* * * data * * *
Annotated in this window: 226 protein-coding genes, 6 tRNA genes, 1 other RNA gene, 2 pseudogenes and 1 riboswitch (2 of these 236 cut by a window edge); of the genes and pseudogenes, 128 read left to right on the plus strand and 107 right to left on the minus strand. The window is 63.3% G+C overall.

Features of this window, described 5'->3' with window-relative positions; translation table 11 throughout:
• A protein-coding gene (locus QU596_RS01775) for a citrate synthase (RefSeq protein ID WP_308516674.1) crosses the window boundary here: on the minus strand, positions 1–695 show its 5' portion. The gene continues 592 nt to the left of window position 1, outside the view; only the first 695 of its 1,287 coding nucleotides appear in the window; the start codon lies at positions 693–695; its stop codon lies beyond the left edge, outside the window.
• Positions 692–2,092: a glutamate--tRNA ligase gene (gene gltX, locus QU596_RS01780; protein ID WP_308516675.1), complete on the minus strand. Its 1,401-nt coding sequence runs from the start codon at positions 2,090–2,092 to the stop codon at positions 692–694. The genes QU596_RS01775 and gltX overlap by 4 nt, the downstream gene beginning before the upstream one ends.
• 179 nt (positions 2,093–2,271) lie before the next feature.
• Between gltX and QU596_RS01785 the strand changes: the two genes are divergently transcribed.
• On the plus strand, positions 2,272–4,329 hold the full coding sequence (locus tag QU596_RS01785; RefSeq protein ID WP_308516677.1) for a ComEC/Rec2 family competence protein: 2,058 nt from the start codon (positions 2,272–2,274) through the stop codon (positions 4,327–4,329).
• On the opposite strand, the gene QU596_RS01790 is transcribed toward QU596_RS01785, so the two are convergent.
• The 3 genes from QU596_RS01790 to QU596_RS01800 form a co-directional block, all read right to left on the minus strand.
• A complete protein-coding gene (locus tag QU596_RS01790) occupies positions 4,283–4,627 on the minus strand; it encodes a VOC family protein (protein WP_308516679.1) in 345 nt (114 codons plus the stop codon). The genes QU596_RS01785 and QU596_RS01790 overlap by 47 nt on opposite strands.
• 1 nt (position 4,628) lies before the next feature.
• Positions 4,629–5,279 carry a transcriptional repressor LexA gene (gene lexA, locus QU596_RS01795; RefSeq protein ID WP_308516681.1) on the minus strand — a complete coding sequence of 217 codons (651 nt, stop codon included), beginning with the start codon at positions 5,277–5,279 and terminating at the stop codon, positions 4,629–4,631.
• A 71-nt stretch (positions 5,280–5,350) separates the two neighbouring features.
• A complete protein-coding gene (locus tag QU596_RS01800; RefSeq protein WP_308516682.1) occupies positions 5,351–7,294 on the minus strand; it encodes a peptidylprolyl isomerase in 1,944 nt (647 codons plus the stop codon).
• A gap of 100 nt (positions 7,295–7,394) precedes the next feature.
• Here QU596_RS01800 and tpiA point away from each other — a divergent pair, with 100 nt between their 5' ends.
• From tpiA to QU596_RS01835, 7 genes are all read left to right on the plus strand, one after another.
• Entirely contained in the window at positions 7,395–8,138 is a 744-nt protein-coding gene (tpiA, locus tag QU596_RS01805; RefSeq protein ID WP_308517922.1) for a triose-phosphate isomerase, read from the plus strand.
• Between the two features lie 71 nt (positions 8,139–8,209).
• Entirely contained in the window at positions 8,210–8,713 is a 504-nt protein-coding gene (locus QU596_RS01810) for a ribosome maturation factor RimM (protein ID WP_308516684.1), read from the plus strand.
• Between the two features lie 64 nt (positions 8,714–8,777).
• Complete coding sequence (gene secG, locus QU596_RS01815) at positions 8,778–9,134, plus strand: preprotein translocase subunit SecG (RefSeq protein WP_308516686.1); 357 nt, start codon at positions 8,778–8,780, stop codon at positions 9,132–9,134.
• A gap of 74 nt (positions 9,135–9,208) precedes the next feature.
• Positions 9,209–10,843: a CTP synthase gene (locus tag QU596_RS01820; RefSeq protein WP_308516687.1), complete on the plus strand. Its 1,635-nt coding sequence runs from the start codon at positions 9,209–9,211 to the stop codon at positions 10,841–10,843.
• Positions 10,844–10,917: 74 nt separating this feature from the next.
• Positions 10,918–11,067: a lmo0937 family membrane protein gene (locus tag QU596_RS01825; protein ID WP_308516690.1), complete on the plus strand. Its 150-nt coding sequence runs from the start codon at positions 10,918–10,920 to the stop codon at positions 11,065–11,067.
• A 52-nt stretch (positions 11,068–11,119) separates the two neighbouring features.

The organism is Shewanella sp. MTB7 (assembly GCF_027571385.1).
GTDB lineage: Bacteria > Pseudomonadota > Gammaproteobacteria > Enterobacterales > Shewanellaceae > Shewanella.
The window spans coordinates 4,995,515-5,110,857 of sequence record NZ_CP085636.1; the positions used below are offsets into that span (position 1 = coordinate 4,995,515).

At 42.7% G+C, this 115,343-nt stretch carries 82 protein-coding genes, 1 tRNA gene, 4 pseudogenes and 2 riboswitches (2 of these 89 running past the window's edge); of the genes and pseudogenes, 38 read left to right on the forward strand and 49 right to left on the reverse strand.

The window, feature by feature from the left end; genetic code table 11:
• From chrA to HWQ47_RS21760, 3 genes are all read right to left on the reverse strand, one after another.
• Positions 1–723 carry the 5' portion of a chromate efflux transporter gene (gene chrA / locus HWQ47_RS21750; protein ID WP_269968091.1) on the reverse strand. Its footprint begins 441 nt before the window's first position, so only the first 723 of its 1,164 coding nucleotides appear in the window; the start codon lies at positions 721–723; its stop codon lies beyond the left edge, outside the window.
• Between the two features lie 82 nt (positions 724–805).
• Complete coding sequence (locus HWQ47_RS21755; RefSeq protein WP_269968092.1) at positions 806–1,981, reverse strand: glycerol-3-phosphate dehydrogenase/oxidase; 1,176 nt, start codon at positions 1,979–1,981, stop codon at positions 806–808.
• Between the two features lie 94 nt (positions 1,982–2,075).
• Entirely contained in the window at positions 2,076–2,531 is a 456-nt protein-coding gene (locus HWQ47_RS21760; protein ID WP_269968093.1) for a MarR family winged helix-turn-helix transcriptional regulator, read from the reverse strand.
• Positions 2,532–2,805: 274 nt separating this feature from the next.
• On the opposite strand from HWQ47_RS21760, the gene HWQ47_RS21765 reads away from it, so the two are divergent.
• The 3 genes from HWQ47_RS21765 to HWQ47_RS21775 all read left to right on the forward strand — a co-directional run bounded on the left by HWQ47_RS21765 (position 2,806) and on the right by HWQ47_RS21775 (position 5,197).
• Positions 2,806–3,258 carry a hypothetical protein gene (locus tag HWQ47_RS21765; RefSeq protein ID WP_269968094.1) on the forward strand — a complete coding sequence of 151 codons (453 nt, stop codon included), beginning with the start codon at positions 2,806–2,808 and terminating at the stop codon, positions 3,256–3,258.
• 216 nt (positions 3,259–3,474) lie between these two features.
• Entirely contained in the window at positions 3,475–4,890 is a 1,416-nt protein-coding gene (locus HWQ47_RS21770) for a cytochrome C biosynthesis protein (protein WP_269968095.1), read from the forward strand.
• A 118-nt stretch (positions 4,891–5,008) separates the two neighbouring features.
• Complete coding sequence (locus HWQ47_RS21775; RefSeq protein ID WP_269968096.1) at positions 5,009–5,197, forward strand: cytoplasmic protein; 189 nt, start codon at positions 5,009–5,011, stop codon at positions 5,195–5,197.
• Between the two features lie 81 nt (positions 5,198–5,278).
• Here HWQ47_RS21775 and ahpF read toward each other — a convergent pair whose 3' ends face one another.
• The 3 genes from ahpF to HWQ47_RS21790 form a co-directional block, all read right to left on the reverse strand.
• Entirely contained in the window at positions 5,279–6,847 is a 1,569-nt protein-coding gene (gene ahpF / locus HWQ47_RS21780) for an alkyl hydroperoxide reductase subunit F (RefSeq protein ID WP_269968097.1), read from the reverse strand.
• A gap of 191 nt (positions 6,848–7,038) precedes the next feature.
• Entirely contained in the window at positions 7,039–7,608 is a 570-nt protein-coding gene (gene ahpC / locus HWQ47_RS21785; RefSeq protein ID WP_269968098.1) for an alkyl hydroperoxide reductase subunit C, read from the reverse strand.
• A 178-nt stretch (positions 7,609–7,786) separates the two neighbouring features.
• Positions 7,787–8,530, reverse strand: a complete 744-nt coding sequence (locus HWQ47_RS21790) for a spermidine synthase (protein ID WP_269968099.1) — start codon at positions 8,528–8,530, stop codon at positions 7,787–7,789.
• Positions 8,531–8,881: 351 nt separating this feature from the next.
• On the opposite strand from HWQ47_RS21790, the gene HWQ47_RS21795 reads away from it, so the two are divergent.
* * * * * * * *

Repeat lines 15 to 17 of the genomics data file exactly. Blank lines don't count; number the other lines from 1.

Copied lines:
• A gap of 100 nt (positions 7,295–7,394) precedes the next feature.
• Here QU596_RS01800 and tpiA point away from each other — a divergent pair, with 100 nt between their 5' ends.
• From tpiA to QU596_RS01835, 7 genes are all read left to right on the plus strand, one after another.